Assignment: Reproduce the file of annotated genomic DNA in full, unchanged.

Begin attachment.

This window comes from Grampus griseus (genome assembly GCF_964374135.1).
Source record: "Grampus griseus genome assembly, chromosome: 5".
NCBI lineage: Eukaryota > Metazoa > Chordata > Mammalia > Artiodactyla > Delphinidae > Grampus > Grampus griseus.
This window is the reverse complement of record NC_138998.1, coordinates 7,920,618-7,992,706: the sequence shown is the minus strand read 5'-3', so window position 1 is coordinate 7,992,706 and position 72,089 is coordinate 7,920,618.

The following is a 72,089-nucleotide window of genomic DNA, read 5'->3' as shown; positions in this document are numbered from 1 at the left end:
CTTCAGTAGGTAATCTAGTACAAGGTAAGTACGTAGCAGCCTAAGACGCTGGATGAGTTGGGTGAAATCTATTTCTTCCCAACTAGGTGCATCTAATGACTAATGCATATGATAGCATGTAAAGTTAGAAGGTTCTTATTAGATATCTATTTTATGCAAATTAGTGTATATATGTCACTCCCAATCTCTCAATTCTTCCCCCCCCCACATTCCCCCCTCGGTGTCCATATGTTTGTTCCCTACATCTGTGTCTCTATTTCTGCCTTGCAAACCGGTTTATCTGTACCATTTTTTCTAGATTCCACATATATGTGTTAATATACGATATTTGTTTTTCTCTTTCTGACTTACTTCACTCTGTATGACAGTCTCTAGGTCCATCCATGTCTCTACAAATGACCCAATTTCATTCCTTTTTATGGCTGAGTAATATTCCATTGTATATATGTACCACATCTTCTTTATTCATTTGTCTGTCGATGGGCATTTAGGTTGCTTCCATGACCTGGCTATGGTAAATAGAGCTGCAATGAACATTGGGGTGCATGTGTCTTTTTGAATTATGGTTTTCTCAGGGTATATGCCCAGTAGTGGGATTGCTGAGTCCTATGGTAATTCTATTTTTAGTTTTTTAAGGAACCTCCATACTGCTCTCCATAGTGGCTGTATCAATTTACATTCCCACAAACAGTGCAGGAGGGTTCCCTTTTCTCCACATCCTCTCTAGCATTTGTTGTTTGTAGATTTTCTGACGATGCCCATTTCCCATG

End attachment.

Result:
This window comes from Grampus griseus (genome assembly GCF_964374135.1).
Source record: "Grampus griseus genome assembly, chromosome: 5".
NCBI lineage: Eukaryota > Metazoa > Chordata > Mammalia > Artiodactyla > Delphinidae > Grampus > Grampus griseus.
This window is the reverse complement of record NC_138998.1, coordinates 7,920,618-7,992,706: the sequence shown is the minus strand read 5'-3', so window position 1 is coordinate 7,992,706 and position 72,089 is coordinate 7,920,618.

The following is a 72,089-nucleotide window of genomic DNA, read 5'->3' as shown; positions in this document are numbered from 1 at the left end:
CTTCAGTAGGTAATCTAGTACAAGGTAAGTACGTAGCAGCCTAAGACGCTGGATGAGTTGGGTGAAATCTATTTCTTCCCAACTAGGTGCATCTAATGACTAATGCATATGATAGCATGTAAAGTTAGAAGGTTCTTATTAGATATCTATTTTATGCAAATTAGTGTATATATGTCACTCCCAATCTCTCAATTCTTCCCCCCCCCACATTCCCCCCTCGGTGTCCATATGTTTGTTCCCTACATCTGTGTCTCTATTTCTGCCTTGCAAACCGGTTTATCTGTACCATTTTTTCTAGATTCCACATATATGTGTTAATATACGATATTTGTTTTTCTCTTTCTGACTTACTTCACTCTGTATGACAGTCTCTAGGTCCATCCATGTCTCTACAAATGACCCAATTTCATTCCTTTTTATGGCTGAGTAATATTCCATTGTATATATGTACCACATCTTCTTTATTCATTTGTCTGTCGATGGGCATTTAGGTTGCTTCCATGACCTGGCTATGGTAAATAGAGCTGCAATGAACATTGGGGTGCATGTGTCTTTTTGAATTATGGTTTTCTCAGGGTATATGCCCAGTAGTGGGATTGCTGAGTCCTATGGTAATTCTATTTTTAGTTTTTTAAGGAACCTCCATACTGCTCTCCATAGTGGCTGTATCAATTTACATTCCCACAAACAGTGCAGGAGGGTTCCCTTTTCTCCACATCCTCTCTAGCATTTGTTGTTTGTAGATTTTCTGACGATGCCCATTTCCCATG